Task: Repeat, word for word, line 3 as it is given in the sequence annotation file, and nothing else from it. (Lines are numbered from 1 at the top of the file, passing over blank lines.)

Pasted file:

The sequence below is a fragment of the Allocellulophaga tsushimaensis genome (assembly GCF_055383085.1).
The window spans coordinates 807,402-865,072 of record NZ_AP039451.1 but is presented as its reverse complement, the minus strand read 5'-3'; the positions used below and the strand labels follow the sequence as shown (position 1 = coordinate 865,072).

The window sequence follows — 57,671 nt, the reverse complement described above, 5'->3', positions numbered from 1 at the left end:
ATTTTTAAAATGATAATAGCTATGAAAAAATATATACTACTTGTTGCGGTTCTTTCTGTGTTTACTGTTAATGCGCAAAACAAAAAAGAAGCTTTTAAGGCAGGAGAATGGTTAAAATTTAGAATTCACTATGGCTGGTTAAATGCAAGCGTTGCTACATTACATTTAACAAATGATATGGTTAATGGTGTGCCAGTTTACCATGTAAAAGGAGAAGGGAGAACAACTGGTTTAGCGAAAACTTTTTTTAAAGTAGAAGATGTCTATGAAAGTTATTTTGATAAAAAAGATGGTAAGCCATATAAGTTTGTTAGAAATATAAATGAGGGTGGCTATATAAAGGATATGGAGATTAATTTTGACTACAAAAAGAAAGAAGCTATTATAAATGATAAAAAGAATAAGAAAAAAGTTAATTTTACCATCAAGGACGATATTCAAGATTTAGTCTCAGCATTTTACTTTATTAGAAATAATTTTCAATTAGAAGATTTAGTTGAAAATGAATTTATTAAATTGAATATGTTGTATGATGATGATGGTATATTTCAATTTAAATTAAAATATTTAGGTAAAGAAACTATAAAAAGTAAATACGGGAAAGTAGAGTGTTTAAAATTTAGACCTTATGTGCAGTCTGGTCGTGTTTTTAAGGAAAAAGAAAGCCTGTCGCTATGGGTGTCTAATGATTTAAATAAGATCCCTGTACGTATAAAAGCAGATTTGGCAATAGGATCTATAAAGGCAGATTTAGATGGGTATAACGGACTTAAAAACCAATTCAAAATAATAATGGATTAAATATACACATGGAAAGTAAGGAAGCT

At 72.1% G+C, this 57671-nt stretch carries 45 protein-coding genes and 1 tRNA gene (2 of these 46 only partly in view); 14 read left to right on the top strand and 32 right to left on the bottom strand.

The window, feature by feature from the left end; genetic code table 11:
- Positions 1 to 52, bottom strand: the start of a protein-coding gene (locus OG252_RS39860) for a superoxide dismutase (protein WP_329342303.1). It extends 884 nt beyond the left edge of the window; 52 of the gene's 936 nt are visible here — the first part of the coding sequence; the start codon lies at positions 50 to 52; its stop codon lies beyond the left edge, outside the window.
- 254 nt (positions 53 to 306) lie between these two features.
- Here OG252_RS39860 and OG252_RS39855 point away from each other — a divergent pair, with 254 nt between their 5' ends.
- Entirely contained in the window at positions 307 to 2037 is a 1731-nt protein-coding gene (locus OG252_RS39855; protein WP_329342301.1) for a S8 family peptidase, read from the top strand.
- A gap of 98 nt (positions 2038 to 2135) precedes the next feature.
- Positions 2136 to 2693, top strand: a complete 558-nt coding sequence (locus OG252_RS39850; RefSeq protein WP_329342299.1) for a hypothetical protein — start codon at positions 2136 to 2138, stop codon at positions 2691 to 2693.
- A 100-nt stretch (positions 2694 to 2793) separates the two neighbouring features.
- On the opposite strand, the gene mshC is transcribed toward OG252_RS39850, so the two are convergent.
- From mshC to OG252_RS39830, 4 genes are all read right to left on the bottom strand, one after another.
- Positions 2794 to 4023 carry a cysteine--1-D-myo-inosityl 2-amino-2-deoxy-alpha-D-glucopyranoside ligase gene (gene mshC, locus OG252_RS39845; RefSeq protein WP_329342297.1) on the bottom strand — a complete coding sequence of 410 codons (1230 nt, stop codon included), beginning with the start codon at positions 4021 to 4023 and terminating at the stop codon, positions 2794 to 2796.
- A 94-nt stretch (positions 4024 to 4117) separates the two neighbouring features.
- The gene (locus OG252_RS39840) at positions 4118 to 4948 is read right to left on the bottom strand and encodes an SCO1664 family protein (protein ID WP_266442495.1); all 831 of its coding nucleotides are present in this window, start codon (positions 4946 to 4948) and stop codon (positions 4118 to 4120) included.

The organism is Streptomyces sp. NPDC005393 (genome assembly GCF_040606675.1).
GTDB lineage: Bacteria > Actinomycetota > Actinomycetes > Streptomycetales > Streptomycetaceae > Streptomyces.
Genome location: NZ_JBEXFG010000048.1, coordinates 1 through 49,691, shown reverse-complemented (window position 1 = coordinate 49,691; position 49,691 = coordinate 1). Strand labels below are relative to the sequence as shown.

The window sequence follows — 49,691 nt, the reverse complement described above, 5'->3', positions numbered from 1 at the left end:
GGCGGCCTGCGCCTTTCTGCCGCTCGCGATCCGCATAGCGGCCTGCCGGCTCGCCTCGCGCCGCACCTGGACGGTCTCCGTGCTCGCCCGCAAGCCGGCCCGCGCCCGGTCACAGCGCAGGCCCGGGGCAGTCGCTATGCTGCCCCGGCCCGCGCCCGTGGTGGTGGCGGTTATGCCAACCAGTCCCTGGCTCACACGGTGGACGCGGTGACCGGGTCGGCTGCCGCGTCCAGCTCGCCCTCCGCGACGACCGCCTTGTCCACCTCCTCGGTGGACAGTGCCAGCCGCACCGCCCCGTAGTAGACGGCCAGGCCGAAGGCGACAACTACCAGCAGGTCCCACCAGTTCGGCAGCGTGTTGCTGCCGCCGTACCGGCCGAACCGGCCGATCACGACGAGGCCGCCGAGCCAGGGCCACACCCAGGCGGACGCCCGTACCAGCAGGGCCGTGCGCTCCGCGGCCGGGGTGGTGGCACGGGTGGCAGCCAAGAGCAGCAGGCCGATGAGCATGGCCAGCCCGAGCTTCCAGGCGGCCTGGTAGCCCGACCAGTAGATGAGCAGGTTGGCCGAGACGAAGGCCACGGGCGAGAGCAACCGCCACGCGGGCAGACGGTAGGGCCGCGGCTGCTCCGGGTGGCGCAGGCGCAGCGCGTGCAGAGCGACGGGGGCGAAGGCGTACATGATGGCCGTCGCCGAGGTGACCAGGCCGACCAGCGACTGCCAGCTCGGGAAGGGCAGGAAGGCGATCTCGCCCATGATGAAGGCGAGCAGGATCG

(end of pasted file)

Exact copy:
The window sequence follows — 57,671 nt, the reverse complement described above, 5'->3', positions numbered from 1 at the left end: